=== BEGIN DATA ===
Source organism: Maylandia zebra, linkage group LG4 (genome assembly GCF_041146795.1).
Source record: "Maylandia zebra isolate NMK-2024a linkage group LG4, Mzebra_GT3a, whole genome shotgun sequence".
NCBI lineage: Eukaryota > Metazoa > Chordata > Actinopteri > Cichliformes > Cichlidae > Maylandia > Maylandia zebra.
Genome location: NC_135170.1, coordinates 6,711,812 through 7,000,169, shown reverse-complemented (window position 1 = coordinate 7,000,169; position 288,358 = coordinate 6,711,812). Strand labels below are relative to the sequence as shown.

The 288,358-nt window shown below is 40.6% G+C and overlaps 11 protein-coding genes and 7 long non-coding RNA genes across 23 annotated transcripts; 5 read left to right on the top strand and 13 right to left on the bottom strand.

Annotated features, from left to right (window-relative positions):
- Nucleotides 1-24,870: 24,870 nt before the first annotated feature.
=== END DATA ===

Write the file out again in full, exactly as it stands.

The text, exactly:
Source organism: Maylandia zebra, linkage group LG4 (genome assembly GCF_041146795.1).
Source record: "Maylandia zebra isolate NMK-2024a linkage group LG4, Mzebra_GT3a, whole genome shotgun sequence".
NCBI lineage: Eukaryota > Metazoa > Chordata > Actinopteri > Cichliformes > Cichlidae > Maylandia > Maylandia zebra.
Genome location: NC_135170.1, coordinates 6,711,812 through 7,000,169, shown reverse-complemented (window position 1 = coordinate 7,000,169; position 288,358 = coordinate 6,711,812). Strand labels below are relative to the sequence as shown.

The 288,358-nt window shown below is 40.6% G+C and overlaps 11 protein-coding genes and 7 long non-coding RNA genes across 23 annotated transcripts; 5 read left to right on the top strand and 13 right to left on the bottom strand.

Annotated features, from left to right (window-relative positions):
- Nucleotides 1-24,870: 24,870 nt before the first annotated feature.